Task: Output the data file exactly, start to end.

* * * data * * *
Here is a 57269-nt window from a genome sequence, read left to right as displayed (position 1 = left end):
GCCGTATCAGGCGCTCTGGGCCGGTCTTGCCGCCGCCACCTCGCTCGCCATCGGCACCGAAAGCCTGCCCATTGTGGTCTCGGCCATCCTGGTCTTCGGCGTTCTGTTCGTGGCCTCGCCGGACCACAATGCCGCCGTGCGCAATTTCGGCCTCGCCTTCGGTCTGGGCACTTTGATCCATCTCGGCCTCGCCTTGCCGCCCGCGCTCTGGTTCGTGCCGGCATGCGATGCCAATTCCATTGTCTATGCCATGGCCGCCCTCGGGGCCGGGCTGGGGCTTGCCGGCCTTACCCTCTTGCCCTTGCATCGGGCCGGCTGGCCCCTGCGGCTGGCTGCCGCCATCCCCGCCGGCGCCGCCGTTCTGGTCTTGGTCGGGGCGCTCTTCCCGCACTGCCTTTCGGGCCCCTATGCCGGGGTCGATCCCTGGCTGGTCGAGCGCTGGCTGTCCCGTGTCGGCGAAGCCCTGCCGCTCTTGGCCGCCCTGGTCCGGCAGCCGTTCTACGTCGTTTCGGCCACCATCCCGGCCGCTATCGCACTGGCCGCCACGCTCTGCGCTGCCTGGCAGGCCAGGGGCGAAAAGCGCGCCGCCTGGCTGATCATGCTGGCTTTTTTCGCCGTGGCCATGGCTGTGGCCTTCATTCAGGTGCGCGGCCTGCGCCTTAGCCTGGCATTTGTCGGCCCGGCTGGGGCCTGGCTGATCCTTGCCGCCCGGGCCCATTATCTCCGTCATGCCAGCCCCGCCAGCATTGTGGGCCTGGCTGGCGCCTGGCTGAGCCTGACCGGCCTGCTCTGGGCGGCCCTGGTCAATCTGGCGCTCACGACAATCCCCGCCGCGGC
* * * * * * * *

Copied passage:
Here is a 57269-nt window from a genome sequence, read left to right as displayed (position 1 = left end):
GCCGTATCAGGCGCTCTGGGCCGGTCTTGCCGCCGCCACCTCGCTCGCCATCGGCACCGAAAGCCTGCCCATTGTGGTCTCGGCCATCCTGGTCTTCGGCGTTCTGTTCGTGGCCTCGCCGGACCACAATGCCGCCGTGCGCAATTTCGGCCTCGCCTTCGGTCTGGGCACTTTGATCCATCTCGGCCTCGCCTTGCCGCCCGCGCTCTGGTTCGTGCCGGCATGCGATGCCAATTCCATTGTCTATGCCATGGCCGCCCTCGGGGCCGGGCTGGGGCTTGCCGGCCTTACCCTCTTGCCCTTGCATCGGGCCGGCTGGCCCCTGCGGCTGGCTGCCGCCATCCCCGCCGGCGCCGCCGTTCTGGTCTTGGTCGGGGCGCTCTTCCCGCACTGCCTTTCGGGCCCCTATGCCGGGGTCGATCCCTGGCTGGTCGAGCGCTGGCTGTCCCGTGTCGGCGAAGCCCTGCCGCTCTTGGCCGCCCTGGTCCGGCAGCCGTTCTACGTCGTTTCGGCCACCATCCCGGCCGCTATCGCACTGGCCGCCACGCTCTGCGCTGCCTGGCAGGCCAGGGGCGAAAAGCGCGCCGCCTGGCTGATCATGCTGGCTTTTTTCGCCGTGGCCATGGCTGTGGCCTTCATTCAGGTGCGCGGCCTGCGCCTTAGCCTGGCATTTGTCGGCCCGGCTGGGGCCTGGCTGATCCTTGCCGCCCGGGCCCATTATCTCCGTCATGCCAGCCCCGCCAGCATTGTGGGCCTGGCTGGCGCCTGGCTGAGCCTGACCGGCCTGCTCTGGGCGGCCCTGGTCAATCTGGCGCTCACGACAATCCCCGCCGCGGC